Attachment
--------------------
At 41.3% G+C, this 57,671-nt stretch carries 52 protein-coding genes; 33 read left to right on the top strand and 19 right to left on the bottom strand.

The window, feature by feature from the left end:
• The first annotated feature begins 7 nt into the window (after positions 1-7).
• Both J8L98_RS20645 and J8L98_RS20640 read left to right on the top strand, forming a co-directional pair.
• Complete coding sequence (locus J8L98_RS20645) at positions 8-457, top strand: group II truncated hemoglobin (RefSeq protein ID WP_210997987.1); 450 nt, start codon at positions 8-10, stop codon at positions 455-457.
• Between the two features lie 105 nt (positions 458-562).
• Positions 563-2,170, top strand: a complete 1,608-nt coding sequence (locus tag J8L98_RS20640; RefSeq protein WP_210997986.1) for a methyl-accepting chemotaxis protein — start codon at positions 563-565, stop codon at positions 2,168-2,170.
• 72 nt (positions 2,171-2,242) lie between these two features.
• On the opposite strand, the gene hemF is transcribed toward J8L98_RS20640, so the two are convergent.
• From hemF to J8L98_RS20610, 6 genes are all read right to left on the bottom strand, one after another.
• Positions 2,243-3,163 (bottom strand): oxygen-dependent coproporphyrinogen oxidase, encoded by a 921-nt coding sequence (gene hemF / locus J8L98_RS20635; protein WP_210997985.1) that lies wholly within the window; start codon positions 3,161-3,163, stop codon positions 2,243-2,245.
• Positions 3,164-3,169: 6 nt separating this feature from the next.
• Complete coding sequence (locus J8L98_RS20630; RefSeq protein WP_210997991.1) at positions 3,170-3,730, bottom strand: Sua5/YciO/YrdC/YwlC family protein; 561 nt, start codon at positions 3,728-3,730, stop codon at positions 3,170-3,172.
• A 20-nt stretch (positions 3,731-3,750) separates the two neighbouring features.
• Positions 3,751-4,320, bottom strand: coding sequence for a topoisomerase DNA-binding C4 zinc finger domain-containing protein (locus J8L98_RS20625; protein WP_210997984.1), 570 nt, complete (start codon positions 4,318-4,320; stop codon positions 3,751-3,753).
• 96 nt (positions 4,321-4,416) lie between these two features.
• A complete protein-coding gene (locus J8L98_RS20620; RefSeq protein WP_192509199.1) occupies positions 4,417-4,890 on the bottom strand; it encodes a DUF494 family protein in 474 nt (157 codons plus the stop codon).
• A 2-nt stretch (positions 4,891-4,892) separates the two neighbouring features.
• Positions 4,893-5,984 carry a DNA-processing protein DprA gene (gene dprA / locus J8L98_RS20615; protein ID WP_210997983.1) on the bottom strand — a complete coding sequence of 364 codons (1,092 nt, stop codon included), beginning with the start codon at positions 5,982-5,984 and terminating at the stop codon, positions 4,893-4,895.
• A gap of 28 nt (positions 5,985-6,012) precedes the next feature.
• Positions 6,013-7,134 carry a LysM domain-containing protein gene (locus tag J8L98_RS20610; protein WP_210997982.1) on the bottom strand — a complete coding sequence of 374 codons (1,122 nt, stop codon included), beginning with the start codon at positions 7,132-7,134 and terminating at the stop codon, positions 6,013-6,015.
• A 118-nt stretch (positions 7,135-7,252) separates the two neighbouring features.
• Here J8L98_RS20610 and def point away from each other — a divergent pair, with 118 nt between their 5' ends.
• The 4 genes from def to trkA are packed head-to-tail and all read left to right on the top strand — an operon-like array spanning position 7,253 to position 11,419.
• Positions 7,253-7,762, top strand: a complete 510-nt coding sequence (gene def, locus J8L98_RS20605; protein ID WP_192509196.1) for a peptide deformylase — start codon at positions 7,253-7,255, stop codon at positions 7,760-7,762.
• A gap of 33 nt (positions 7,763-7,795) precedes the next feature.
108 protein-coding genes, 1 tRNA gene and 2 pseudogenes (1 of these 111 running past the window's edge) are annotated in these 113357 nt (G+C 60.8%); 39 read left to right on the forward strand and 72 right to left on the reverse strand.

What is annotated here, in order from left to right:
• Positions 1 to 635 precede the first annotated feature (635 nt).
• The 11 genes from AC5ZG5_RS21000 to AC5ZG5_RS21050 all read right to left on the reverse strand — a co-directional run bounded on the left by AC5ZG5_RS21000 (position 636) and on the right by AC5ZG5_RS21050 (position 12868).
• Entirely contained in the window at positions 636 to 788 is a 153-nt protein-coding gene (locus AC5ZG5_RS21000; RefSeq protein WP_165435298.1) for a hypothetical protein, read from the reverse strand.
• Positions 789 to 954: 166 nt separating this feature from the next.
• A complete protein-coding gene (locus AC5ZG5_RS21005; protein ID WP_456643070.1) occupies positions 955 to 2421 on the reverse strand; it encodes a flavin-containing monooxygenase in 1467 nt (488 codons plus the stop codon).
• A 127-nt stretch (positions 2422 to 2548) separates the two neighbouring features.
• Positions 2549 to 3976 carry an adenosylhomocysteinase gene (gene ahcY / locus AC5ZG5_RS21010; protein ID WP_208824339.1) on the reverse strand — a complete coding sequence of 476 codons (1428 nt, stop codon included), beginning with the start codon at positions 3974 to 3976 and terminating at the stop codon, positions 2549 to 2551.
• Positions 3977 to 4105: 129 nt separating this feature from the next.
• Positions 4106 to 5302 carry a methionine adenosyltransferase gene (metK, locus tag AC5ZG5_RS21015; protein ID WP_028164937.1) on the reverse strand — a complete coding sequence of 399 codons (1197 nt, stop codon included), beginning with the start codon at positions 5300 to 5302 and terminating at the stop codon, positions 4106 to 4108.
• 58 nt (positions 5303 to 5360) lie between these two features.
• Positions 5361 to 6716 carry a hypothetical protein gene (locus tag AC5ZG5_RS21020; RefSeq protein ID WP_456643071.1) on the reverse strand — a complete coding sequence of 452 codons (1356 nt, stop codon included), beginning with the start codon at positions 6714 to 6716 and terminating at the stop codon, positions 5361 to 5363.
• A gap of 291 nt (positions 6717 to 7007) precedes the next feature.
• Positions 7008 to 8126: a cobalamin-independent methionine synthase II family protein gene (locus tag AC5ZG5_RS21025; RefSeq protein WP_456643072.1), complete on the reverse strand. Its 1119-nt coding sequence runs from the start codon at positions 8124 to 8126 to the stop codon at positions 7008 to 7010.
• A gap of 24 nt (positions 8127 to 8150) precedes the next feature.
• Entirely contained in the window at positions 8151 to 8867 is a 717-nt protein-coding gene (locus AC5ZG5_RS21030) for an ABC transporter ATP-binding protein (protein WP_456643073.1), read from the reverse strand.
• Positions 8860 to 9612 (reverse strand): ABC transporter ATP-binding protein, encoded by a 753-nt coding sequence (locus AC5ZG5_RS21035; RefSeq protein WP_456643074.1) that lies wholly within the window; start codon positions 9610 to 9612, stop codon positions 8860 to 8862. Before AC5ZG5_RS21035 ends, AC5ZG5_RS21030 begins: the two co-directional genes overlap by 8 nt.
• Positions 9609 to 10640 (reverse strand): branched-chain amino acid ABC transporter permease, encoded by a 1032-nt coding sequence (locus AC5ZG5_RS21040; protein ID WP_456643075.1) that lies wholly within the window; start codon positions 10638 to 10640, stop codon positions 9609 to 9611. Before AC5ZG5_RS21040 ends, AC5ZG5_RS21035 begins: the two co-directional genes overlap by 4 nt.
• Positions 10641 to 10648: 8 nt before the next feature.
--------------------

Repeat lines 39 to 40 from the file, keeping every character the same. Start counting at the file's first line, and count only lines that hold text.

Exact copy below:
• Positions 5361 to 6716 carry a hypothetical protein gene (locus tag AC5ZG5_RS21020; RefSeq protein ID WP_456643071.1) on the reverse strand — a complete coding sequence of 452 codons (1356 nt, stop codon included), beginning with the start codon at positions 6714 to 6716 and terminating at the stop codon, positions 5361 to 5363.
• A gap of 291 nt (positions 6717 to 7007) precedes the next feature.